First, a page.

By Elizabeth Wolfe, Josh Campbell, Brynn Gingras and Paul P. Murphy, CNN
An armed man suspected of trying to breach the FBI’s Cincinnati field office Thursday was killed in Ohio after a vehicle chase and hours-long standoff with law enforcement, authorities say.
The suspect was believed to be armed with an AR-15 rifle and a nail gun, a federal law enforcement source told CNN, and was wearing body armor, according to officials in an Ohio county.
He was Ricky W. Shiffer, 42, of Columbus, the state highway patrol said Friday.
Authorities have not announced a motive. But Shiffer had been known to the FBI because he had an unspecified connection to the January 6, 2021, riot at the US Capitol, and because he had associates within a far-right extremist group, two law enforcement sources told CNN Friday.
A social media account bearing Shiffer’s name appears to have referenced an attempt to storm an FBI office that day. It also made a “call to arms” — and called for violence against the agency — after the FBI executed a search warrant Monday at former President Donald Trump’s Florida home. Authorities have not confirmed the account belongs to the suspect.
Here’s what we know about the attempted breach and the suspect:
What happened when the suspect tried to enter the office
At about 9:15 a.m. ET Thursday, an armed man tried to breach the visitor screening facility at the FBI field office, the agency said.
“Upon the activation of an alarm and a response by armed FBI special agents, the subject fled northbound onto Interstate 71,” FBI Cincinnati said in a statement.
Ohio State Highway Patrol troopers responded and found the suspect at an interstate rest stop in a Ford Crown Victoria at around 9:37 a.m., the patrol said.
The troopers tried to initiate a traffic stop on the suspect, but he fled and a vehicle pursuit ensued, highway patrol spokesman Lt. Nathan Dennis said. Shots were fired from the suspect’s car during the chase, he said.
The suspect exited the highway at state Route 73 in Ohio’s Clinton County — roughly a 45-mile drive northeast of downtown Cincinnati — and came to a stop on a road nearby around 9:53 a.m., the highway patrol said.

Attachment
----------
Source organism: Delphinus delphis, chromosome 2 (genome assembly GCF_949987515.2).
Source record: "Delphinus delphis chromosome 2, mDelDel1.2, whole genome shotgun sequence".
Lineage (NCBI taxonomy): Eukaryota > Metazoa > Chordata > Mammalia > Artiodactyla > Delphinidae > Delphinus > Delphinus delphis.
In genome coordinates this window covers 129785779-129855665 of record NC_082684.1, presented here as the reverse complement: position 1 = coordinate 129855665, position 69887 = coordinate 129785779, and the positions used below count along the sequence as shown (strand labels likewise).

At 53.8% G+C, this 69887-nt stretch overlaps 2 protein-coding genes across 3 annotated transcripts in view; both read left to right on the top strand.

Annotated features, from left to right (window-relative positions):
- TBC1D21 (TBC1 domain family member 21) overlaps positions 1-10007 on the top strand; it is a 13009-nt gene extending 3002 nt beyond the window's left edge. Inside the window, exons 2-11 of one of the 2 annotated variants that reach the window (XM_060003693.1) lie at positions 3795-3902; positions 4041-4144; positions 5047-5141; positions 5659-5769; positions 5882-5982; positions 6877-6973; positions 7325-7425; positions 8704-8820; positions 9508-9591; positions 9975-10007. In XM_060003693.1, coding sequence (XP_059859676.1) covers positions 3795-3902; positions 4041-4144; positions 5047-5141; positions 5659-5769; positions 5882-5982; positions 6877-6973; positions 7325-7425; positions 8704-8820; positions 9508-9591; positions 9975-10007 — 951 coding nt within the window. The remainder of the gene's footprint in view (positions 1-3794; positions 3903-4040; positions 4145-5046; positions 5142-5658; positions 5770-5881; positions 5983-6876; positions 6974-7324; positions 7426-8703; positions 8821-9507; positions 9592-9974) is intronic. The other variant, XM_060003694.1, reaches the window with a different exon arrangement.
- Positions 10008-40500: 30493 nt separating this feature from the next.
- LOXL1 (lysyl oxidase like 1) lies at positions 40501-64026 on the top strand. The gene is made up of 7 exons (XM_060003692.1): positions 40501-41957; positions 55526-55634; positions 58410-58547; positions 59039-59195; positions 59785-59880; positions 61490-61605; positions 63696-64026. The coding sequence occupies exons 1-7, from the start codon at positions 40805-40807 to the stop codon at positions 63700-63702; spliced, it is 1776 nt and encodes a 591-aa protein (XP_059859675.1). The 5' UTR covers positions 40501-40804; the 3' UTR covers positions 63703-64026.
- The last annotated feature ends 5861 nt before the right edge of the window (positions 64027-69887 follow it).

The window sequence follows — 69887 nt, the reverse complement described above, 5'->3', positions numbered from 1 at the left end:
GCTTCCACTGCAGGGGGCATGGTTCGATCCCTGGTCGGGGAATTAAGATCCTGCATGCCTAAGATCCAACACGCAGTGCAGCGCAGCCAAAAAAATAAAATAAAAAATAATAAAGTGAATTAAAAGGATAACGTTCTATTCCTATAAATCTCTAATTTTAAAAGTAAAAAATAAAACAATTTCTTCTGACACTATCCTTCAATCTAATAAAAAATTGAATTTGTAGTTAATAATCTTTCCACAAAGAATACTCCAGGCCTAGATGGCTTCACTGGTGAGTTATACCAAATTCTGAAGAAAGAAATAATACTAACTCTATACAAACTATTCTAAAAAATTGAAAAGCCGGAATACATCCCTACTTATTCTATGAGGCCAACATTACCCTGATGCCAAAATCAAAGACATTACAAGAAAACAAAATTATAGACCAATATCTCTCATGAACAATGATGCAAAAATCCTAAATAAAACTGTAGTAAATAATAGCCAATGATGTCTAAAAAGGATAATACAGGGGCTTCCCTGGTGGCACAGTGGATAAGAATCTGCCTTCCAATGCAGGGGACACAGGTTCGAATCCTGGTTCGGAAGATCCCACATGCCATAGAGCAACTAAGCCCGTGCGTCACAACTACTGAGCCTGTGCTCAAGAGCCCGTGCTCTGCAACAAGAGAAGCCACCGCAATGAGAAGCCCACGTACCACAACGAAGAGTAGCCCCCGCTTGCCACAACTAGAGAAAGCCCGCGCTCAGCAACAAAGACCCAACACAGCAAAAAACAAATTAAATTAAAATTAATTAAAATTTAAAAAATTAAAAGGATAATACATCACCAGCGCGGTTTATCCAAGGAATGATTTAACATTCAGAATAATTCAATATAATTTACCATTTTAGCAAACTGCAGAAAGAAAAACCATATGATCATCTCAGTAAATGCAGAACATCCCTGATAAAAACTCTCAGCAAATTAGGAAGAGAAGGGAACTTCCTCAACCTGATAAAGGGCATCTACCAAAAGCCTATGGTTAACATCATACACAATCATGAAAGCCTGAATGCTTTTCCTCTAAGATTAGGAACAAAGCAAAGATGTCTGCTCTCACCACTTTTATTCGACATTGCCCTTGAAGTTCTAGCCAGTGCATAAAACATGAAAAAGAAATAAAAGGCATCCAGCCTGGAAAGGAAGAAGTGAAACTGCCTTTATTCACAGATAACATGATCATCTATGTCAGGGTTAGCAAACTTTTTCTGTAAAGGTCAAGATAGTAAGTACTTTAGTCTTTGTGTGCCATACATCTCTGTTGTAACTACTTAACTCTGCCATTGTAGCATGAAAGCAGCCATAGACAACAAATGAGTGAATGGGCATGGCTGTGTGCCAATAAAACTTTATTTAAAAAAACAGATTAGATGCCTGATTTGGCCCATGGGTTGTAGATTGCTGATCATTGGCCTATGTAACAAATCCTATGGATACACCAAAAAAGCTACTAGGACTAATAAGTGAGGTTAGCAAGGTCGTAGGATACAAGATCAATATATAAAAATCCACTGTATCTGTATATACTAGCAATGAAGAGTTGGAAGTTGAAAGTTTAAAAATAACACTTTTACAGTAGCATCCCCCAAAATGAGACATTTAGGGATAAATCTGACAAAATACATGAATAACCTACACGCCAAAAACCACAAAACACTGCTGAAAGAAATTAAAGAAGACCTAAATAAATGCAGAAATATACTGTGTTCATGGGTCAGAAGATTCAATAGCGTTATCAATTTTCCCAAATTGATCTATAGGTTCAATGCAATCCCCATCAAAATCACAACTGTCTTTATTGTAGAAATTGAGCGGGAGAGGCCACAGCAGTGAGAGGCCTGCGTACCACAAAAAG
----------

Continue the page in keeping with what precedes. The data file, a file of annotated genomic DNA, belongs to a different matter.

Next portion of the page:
How the standoff unfolded
After stopping, the man got out and “engaged officers,” the highway patrol said. Gunfire was exchanged between law enforcement and the suspect, who used his vehicle for cover, they said.
The suspect was wearing body armor, according to the Clinton County Emergency Management Agency. A lockdown was in effect within a 1-mile radius of the standoff location, the agency said.
The standoff stretched for several hours as law enforcement tried to negotiate with the suspect, the highway patrol said.
“Once negotiations failed, officers attempted to take the suspect into custody by utilizing less lethal tactics,” the agency said. “At approximately 3:42 p.m., the suspect raised a firearm and shots were fired by law enforcement officers.”
The suspect was shot and died from his wounds on the scene, the agency said.
The FBI is investigating the circumstances that led to the suspect being shot, the bureau said.
It is unclear what less lethal tactics authorities used as they tried arrest him.
What we know about the suspect
The FBI is investigating Shiffer’s social media presence and whether he had ties to right-wing extremism, a federal law enforcement source told CNN.
On the social media platform founded by Trump — Truth Social — an account bearing Shiffer’s name made a post Thursday morning that appeared to reference an attempt to storm an FBI office.
The post was made minutes after the Ohio State Highway Patrol said the incident at the office in Cincinnati began, shortly after 9:15 a.m.
“Well, I thought I had a way through bullet proof glass, and I didn’t,” the user posted at 9:29 a.m. Thursday. “If you don’t hear from me, it is true I tried attacking the F.B.I., and it’ll mean either I was taken off the internet, the F.B.I. got me, or they sent the regular cops while.”